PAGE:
What Went Wrong?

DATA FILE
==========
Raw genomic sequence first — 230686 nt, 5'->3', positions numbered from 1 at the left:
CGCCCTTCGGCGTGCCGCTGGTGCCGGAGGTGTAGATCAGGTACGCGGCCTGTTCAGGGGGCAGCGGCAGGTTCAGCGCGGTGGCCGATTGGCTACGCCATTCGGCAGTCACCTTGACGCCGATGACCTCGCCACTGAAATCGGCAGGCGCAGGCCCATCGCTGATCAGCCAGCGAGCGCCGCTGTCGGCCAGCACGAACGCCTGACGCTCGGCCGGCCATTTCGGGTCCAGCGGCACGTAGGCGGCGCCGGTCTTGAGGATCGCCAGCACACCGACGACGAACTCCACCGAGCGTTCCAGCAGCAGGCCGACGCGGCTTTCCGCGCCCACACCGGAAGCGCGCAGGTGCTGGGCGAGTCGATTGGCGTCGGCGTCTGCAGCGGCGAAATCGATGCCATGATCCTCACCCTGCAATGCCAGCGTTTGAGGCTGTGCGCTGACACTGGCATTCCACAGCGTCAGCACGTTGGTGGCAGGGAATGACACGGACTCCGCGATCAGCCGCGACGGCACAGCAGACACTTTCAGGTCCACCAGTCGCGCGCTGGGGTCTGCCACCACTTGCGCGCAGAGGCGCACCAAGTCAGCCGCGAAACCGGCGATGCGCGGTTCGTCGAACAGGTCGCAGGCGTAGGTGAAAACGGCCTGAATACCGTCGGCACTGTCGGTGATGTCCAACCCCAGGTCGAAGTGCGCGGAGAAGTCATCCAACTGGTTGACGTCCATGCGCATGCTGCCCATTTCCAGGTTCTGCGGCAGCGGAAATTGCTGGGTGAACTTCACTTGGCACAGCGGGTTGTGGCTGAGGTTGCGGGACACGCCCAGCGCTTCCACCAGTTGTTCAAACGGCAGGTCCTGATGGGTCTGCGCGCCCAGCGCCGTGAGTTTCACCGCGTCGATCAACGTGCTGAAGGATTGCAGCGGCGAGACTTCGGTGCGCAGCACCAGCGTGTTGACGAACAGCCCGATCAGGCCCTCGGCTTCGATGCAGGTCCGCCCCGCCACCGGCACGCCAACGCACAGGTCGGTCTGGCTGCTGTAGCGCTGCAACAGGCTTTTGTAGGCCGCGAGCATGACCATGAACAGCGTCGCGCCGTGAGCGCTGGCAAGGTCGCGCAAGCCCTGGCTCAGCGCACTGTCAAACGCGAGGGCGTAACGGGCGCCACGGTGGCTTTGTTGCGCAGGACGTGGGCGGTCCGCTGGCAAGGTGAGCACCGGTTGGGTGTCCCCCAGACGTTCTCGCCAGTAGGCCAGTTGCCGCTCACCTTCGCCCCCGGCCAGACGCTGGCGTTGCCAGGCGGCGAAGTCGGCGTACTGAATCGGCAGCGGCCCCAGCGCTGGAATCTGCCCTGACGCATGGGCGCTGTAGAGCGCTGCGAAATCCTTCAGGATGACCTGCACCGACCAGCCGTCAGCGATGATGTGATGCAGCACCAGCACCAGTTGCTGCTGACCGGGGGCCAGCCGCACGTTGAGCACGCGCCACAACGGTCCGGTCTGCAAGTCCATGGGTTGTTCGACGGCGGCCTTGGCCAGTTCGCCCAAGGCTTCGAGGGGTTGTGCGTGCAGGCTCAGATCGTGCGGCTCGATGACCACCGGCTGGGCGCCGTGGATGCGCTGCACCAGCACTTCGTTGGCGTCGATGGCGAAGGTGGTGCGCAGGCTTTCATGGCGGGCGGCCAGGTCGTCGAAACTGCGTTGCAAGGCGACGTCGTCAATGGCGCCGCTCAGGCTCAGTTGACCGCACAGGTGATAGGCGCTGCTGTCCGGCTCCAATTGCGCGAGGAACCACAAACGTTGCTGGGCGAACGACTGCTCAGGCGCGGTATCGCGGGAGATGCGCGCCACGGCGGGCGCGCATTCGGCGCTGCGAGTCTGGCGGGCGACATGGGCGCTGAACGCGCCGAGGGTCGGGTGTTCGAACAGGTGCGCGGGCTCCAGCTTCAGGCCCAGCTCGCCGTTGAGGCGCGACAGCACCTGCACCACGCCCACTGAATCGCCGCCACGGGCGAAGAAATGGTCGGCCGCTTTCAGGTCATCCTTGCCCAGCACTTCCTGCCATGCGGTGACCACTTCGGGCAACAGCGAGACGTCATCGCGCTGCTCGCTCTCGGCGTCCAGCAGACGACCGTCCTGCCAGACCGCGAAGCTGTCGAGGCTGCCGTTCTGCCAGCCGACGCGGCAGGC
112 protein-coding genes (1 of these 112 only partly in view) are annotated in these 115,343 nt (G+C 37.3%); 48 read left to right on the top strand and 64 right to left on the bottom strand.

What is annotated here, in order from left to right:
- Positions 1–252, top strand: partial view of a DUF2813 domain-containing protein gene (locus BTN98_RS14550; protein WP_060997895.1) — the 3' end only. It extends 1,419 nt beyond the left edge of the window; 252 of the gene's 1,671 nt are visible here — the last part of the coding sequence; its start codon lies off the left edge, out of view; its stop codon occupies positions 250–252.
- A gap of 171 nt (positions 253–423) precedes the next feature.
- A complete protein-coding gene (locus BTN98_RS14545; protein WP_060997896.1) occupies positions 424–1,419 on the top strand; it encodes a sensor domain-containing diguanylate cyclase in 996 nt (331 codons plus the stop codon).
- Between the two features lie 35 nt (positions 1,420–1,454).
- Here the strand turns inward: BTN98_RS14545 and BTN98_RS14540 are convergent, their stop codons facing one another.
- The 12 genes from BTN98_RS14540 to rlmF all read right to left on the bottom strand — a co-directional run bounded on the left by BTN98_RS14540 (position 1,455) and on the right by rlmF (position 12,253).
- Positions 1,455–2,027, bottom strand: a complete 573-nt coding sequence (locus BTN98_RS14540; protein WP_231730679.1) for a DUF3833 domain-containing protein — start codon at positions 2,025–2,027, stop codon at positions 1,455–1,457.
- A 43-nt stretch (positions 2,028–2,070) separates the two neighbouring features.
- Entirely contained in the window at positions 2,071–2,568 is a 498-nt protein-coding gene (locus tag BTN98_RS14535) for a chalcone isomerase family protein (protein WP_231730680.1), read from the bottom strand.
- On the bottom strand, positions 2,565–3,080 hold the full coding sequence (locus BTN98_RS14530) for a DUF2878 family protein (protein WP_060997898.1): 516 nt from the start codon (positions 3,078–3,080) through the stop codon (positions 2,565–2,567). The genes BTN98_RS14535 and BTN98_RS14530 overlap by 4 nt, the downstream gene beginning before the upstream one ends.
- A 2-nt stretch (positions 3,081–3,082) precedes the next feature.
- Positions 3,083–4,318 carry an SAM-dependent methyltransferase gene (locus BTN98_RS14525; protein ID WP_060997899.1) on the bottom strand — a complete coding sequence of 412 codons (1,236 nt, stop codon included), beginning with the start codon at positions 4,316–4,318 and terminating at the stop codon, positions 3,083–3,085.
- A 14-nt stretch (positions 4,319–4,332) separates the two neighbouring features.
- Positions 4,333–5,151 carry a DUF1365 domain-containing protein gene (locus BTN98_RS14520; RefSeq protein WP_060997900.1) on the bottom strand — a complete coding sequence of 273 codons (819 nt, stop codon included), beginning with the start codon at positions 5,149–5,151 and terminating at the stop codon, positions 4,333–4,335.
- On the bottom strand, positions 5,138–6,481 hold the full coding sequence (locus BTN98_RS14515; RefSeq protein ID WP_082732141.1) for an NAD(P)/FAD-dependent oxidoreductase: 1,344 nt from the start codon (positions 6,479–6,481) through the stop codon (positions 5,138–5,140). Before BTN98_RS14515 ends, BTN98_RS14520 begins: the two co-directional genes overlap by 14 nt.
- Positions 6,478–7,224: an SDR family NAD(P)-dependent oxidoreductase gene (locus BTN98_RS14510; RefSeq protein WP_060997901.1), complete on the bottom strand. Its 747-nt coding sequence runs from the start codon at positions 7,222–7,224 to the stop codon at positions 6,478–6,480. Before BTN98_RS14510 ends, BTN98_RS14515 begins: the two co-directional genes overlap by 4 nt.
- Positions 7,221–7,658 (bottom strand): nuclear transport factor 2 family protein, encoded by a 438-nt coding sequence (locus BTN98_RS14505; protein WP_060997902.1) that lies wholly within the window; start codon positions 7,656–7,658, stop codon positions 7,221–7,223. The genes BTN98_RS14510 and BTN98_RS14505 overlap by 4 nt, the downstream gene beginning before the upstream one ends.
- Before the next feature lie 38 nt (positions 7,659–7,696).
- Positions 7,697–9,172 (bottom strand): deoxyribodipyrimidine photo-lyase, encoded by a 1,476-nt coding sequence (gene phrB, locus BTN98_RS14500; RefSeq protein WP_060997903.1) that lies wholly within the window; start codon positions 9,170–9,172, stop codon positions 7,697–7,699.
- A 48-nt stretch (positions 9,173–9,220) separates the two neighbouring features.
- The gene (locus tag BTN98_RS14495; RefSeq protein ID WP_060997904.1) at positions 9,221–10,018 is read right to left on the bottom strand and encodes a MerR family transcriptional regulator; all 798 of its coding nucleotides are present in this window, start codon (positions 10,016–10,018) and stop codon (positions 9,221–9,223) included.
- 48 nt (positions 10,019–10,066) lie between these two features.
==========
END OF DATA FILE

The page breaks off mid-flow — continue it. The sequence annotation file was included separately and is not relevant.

Are the world’s oldest democracies failing? For most of the past fifty years democratic governments made determined and successful efforts at overcoming the significant inequalities that are the by-product of a capitalist economy. During this period a new concept of democratic citizenship that added social and economic rights to the liberal legacy of political and civil liberties established roots in most North Atlantic democracies. Since the 1980s this notion of democratic citizenship has been challenged ideologically to such a degree that through either major modification or complete elimination of programs, equality as a fundamental democratic goal is disappearing in many nations - particularly in the Anglo-American democracies. In this extraordinary collection, top scholars in political science, sociology, philosophy and economics, discuss this radical shift towards inequality in an age of mass capital globalization. Wide ranging in topic yet coherent in approach, Inequality and the Modern Democratic State comprises thirteen essays, including Ed Broadbent’s "Ten Propositions about Equality and Democracy", Robert Hackett’s "Watch Dogs, Mad Dogs, or Lap Dogs?: News Media and Civic Equality" and Barbara Ehrenreich’s "Inequality in the Clinton Era". Many European democracies, argue the contributors, have adapted to new circumstance in the global economy without resorting to policies that actively promote inequality. While differing in some important details on solutions, they all contend that the political decision-making process is of critical importance in entrenching, or battling, an escalating inequality that is neither necessary nor desirable.